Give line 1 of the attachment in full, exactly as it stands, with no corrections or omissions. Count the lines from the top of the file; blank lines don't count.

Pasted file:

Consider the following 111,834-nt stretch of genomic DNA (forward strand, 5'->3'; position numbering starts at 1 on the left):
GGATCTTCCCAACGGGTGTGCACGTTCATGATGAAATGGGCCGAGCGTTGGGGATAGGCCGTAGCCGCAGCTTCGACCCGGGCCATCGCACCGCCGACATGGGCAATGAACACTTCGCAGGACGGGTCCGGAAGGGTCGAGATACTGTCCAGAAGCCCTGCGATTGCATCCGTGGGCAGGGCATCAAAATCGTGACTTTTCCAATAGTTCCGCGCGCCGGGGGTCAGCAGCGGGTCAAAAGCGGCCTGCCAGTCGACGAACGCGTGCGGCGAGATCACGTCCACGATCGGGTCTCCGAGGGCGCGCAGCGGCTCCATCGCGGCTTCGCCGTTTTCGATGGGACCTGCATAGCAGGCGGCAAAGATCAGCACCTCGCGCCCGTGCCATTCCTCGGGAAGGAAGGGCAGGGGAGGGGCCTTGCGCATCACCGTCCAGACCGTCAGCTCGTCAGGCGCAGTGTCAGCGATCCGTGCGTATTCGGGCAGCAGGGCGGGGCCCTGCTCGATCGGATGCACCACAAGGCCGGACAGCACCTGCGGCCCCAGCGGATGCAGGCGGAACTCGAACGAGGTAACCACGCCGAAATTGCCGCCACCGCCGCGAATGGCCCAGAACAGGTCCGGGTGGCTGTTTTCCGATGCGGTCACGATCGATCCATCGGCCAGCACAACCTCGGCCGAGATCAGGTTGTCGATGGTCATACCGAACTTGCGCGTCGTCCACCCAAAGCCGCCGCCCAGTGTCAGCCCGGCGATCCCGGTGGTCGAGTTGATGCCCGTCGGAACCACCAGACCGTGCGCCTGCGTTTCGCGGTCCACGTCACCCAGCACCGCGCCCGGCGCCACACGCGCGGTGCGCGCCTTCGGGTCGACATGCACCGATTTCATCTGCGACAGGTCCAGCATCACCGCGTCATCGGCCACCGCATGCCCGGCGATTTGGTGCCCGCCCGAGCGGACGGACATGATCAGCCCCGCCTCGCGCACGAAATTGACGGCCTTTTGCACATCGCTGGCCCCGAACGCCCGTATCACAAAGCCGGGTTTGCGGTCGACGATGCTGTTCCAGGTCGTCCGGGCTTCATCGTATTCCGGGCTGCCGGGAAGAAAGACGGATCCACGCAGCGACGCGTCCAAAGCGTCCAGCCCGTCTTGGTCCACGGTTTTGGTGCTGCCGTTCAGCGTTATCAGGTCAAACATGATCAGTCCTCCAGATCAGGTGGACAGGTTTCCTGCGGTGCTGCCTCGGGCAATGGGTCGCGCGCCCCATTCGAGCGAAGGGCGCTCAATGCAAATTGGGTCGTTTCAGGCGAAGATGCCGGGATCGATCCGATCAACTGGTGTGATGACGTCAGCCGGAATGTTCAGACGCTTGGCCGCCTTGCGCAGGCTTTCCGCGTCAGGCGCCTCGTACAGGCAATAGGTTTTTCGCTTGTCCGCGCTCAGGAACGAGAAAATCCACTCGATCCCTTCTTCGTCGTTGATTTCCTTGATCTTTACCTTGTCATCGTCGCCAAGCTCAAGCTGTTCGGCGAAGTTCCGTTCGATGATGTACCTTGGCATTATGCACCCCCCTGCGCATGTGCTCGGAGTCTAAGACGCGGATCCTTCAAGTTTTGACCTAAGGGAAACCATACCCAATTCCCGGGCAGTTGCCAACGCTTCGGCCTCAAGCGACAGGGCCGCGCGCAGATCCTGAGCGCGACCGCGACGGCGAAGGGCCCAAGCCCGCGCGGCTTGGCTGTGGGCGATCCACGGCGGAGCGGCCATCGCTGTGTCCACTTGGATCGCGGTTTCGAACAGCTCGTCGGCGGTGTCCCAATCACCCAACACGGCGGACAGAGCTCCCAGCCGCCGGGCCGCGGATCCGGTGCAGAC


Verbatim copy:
Consider the following 111,834-nt stretch of genomic DNA (forward strand, 5'->3'; position numbering starts at 1 on the left):